It was during the General Assembly of February 18, 1887 of the Union pour le Progrès de l'Art Culinaire, an association created on May 7, 1877 under the influence of Joseph Favre, that the Association changed its name to s 'call "Académie de Cuisine".
The board is made up of the elected President Corentin Pacos, Léopold Hanni will succeed him, then Casimir Moisson; secretary general Joseph Favre who will resign 2 years later; session secretary Auguste Colombié.
Members of the board: A Coquelet, Hans Jacob, L Hanni, A Hall and L Lallemant.
In 1888, the Académie de Cuisine asked Joseph Favre to return; The organization is reorganized and takes the name of Académie Culinaire de France. Its first President was Paillard, Casimir Moisson was the Honorary President, Léopold Mourier & Léopold Hanni vice-Presidents; secretary general Joseph Favre / deputies Darenne and Colombié; treasurer Lacomme, assistant J. Garde; librarian Ripouteau; Quaestor Pierdon.
It is customary to say that the Académie Culinaire de France was created in 1883. If we refer to the title "Academy" or If we refer to the chefs who made up the various offices, from 1883 to 1888, this is possible, we have find them in the first office of the Académie Culinaire de France in 1889.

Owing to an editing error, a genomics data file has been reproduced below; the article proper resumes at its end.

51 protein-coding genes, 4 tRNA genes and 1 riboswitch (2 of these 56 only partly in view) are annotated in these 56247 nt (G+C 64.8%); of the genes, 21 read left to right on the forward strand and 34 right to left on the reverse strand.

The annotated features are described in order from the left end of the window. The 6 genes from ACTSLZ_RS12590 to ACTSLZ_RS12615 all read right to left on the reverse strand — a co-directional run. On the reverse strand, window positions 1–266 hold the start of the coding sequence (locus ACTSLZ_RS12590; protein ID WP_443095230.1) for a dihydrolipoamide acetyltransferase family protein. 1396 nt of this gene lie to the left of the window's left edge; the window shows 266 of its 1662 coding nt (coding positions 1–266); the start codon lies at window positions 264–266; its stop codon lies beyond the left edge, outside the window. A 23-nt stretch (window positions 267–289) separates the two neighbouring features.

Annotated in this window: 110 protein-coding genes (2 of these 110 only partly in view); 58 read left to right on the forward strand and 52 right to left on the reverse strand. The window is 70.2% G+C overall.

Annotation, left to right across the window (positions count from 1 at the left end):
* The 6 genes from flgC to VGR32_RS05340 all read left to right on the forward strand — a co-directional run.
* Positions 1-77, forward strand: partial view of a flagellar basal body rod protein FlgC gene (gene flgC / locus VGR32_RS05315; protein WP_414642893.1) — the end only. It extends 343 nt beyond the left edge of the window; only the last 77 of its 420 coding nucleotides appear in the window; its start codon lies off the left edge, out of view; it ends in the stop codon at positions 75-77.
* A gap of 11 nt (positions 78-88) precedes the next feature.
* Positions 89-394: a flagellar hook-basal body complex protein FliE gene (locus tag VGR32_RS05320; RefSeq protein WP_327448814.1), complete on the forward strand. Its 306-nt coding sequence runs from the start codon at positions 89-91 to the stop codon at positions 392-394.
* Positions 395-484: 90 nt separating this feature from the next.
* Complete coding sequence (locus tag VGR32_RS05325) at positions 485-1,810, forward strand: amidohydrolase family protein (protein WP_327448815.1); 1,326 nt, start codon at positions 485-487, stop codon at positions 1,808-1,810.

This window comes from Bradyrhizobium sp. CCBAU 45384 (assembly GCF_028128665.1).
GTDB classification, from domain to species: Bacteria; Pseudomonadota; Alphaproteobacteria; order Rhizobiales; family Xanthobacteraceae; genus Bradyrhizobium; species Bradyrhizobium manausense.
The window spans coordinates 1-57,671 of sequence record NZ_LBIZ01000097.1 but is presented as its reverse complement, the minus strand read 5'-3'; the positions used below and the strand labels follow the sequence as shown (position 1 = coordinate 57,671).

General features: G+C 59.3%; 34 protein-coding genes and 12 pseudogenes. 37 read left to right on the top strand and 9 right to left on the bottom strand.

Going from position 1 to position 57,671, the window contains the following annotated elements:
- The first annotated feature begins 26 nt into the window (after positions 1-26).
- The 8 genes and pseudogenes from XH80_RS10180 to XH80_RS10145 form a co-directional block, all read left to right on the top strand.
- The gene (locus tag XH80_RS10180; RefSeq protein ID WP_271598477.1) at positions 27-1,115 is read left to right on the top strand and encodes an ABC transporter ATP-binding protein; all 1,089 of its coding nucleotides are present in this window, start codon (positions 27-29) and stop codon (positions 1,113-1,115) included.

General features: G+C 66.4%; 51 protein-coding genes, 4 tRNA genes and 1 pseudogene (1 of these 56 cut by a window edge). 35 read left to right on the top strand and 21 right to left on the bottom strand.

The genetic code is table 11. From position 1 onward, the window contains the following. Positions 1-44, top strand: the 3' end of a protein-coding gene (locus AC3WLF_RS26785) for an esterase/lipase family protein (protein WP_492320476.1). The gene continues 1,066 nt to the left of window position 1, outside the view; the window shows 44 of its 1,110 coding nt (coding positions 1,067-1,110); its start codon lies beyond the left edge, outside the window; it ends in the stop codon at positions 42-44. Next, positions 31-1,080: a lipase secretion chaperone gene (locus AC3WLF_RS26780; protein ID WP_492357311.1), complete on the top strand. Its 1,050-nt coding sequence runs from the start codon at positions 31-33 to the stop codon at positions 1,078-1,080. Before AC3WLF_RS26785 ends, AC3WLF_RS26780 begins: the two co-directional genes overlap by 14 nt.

This period from 1883 to 1888 can be considered as a time of organization and preparation of the statutes.
On February 17, 1903, Joseph Favre died - Emile Darenne was elected secretary general.
The 1914 war breaks out. In a Europe in crisis, the Academy is losing its influence; between the wars, it will be closer to a gastronomic club than an academy.
In 1949, the leaders got together to revive our associations; It was in 1951 that the Académie Culinaire de France filed its new statutes and gave back all its place to people in the kitchen and pastry-making.
The first President of this new era is Ferdinand Wernert - Secretary Raymond Bodet, followed in 1953 by President Maurice Ménessier and Secretary Jacques Sylvestre
During his mandate, the President creates delegations in the USA, Canada and Japan.
In 1963, Jules Petit, chef at Drouant Gaillon, MOF cuisine 1936, became Chairman and Jean Germa secretary general.